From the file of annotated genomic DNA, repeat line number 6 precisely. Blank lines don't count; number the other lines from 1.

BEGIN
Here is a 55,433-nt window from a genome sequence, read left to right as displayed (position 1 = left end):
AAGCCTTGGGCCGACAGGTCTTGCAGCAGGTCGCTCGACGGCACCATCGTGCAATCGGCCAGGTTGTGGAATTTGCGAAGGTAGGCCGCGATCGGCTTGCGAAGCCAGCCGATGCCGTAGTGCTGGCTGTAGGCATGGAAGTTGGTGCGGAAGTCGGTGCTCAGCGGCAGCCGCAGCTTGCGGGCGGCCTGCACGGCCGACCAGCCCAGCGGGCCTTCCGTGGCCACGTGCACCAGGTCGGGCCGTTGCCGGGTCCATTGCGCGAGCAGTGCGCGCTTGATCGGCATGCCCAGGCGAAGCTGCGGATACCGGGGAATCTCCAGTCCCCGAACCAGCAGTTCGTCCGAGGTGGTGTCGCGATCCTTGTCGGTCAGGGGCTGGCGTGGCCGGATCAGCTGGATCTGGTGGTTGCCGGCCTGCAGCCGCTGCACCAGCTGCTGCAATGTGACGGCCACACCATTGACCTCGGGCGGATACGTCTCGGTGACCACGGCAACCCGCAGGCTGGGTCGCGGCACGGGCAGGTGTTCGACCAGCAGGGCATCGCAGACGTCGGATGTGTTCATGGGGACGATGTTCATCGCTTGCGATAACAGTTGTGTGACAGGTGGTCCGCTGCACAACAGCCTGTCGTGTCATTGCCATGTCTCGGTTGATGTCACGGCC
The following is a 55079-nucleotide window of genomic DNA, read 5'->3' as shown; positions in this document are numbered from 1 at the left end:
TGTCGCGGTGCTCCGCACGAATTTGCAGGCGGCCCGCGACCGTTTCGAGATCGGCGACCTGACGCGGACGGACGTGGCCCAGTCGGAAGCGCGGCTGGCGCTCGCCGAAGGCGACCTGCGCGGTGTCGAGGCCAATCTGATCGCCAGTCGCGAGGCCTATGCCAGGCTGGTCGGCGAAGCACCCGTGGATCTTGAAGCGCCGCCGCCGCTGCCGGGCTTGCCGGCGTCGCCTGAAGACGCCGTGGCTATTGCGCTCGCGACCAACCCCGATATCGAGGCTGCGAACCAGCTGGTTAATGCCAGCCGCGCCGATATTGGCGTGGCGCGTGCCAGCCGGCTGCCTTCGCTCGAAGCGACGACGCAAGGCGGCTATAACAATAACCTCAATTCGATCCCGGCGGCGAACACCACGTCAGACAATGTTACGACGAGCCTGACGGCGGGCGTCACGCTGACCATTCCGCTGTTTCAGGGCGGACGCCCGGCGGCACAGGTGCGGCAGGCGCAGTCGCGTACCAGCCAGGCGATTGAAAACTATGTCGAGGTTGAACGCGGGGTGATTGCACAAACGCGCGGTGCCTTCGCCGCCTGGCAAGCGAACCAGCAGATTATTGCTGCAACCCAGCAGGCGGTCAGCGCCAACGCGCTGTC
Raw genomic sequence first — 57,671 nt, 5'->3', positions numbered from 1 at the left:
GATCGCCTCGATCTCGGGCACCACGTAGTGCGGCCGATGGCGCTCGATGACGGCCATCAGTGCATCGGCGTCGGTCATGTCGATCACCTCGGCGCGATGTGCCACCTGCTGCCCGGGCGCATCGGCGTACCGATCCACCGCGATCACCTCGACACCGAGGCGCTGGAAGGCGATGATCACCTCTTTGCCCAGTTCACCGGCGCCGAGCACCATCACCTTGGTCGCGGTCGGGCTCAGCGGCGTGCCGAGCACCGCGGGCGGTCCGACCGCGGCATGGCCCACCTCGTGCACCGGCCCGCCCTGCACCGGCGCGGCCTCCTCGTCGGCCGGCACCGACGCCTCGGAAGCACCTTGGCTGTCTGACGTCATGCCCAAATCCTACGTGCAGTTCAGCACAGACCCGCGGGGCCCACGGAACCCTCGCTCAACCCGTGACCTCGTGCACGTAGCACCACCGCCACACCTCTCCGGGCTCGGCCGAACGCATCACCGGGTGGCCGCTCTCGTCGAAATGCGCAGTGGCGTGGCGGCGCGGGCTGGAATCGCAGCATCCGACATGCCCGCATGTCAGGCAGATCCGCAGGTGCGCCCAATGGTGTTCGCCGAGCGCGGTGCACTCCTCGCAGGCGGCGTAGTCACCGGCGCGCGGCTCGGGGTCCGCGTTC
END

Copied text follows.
GATCGCCTCGATCTCGGGCACCACGTAGTGCGGCCGATGGCGCTCGATGACGGCCATCAGTGCATCGGCGTCGGTCATGTCGATCACCTCGGCGCGATGTGCCACCTGCTGCCCGGGCGCATCGGCGTACCGATCCACCGCGATCACCTCGACACCGAGGCGCTGGAAGGCGATGATCACCTCTTTGCCCAGTTCACCGGCGCCGAGCACCATCACCTTGGTCGCGGTCGGGCTCAGCGGCGTGCCGAGCACCGCGGGCGGTCCGACCGCGGCATGGCCCACCTCGTGCACCGGCCCGCCCTGCACCGGCGCGGCCTCCTCGTCGGCCGGCACCGACGCCTCGGAAGCACCTTGGCTGTCTGACGTCATGCCCAAATCCTACGTGCAGTTCAGCACAGACCCGCGGGGCCCACGGAACCCTCGCTCAACCCGTGACCTCGTGCACGTAGCACCACCGCCACACCTCTCCGGGCTCGGCCGAACGCATCACCGGGTGGCCGCTCTCGTCGAAATGCGCAGTGGCGTGGCGGCGCGGGCTGGAATCGCAGCATCCGACATGCCCGCATGTCAGGCAGATCCGCAGGTGCGCCCAATGGTGTTCGCCGAGCGCGGTGCACTCCTCGCAGGCGGCGTAGTCACCGGCGCGCGGCTCGGGGTCCGCGTTC